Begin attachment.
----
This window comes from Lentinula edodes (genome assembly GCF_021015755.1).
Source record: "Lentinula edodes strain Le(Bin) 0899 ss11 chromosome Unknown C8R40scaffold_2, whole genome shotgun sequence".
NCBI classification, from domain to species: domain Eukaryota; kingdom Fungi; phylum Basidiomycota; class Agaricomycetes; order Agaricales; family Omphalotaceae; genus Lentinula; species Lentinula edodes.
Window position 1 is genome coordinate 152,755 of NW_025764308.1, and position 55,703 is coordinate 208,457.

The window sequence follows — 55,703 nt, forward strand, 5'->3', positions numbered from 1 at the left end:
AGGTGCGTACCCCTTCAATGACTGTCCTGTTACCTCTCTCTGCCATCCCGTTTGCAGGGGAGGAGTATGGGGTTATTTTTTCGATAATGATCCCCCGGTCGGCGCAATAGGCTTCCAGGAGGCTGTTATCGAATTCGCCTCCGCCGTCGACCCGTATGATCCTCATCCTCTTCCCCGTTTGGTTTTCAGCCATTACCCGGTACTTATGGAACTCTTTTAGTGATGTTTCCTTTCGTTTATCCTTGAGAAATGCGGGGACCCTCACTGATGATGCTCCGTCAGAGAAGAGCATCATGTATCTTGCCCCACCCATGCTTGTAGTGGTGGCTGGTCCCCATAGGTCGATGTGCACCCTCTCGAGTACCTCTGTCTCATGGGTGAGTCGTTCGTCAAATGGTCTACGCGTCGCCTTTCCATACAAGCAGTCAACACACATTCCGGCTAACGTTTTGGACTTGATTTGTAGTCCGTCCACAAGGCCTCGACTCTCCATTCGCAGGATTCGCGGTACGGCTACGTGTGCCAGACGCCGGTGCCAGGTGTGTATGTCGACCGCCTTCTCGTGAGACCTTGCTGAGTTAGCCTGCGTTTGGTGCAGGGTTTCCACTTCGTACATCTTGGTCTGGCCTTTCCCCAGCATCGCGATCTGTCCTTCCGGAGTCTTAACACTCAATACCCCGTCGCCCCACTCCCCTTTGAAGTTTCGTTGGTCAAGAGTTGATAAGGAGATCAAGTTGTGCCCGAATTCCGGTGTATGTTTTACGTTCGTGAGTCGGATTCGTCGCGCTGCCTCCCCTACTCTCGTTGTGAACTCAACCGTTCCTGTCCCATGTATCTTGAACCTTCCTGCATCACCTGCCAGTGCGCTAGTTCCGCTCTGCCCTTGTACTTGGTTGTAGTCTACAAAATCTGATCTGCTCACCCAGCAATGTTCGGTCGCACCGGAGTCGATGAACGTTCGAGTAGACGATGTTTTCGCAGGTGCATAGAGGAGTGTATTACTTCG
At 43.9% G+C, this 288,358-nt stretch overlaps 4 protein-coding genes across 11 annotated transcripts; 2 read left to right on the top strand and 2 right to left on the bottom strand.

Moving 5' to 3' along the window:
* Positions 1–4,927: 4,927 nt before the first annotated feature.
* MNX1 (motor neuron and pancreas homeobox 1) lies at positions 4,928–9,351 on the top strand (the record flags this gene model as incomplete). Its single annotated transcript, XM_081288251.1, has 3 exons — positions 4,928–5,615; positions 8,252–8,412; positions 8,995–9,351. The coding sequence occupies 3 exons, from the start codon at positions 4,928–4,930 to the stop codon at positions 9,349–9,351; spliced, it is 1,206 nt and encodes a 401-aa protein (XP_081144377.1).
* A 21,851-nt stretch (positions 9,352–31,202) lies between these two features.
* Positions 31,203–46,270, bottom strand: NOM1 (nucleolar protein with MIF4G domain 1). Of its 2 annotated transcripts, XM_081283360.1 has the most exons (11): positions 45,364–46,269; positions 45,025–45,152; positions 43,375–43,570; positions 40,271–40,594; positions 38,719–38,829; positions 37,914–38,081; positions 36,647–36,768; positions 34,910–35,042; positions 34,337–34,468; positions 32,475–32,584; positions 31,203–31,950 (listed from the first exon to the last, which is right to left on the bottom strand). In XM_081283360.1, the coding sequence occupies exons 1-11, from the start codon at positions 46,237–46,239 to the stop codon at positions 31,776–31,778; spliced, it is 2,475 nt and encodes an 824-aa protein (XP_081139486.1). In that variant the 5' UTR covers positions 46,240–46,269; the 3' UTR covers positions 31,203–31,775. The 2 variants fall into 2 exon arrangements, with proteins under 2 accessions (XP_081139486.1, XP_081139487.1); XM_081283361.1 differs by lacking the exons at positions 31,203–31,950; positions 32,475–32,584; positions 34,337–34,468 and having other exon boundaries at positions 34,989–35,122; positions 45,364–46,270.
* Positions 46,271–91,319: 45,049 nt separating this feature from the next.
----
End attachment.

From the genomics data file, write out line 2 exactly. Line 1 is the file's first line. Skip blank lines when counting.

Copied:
Source record: "Lentinula edodes strain Le(Bin) 0899 ss11 chromosome Unknown C8R40scaffold_2, whole genome shotgun sequence".